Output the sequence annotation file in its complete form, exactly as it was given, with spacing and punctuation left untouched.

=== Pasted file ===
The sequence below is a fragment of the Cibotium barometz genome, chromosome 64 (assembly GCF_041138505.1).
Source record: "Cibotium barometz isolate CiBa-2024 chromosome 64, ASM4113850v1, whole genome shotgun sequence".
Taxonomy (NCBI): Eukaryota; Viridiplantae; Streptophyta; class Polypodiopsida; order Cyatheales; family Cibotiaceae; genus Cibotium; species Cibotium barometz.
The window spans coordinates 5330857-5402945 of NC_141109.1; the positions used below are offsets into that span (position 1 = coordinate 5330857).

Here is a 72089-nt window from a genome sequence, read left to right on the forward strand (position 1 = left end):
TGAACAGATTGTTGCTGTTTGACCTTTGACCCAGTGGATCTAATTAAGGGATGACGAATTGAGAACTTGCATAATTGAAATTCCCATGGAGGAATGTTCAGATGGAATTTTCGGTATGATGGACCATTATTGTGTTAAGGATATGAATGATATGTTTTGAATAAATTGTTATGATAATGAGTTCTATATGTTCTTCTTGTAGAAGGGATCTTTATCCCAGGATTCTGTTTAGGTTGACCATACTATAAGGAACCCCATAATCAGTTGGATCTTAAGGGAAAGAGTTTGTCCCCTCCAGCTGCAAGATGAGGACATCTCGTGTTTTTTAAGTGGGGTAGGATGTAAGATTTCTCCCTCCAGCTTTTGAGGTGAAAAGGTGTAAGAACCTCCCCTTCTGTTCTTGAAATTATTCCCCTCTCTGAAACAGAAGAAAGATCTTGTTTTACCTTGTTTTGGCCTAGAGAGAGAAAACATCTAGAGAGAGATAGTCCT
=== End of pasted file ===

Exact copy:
The sequence below is a fragment of the Cibotium barometz genome, chromosome 64 (assembly GCF_041138505.1).
Source record: "Cibotium barometz isolate CiBa-2024 chromosome 64, ASM4113850v1, whole genome shotgun sequence".
Taxonomy (NCBI): Eukaryota; Viridiplantae; Streptophyta; class Polypodiopsida; order Cyatheales; family Cibotiaceae; genus Cibotium; species Cibotium barometz.
The window spans coordinates 5330857-5402945 of NC_141109.1; the positions used below are offsets into that span (position 1 = coordinate 5330857).

Here is a 72089-nt window from a genome sequence, read left to right on the forward strand (position 1 = left end):
TGAACAGATTGTTGCTGTTTGACCTTTGACCCAGTGGATCTAATTAAGGGATGACGAATTGAGAACTTGCATAATTGAAATTCCCATGGAGGAATGTTCAGATGGAATTTTCGGTATGATGGACCATTATTGTGTTAAGGATATGAATGATATGTTTTGAATAAATTGTTATGATAATGAGTTCTATATGTTCTTCTTGTAGAAGGGATCTTTATCCCAGGATTCTGTTTAGGTTGACCATACTATAAGGAACCCCATAATCAGTTGGATCTTAAGGGAAAGAGTTTGTCCCCTCCAGCTGCAAGATGAGGACATCTCGTGTTTTTTAAGTGGGGTAGGATGTAAGATTTCTCCCTCCAGCTTTTGAGGTGAAAAGGTGTAAGAACCTCCCCTTCTGTTCTTGAAATTATTCCCCTCTCTGAAACAGAAGAAAGATCTTGTTTTACCTTGTTTTGGCCTAGAGAGAGAAAACATCTAGAGAGAGATAGTCCT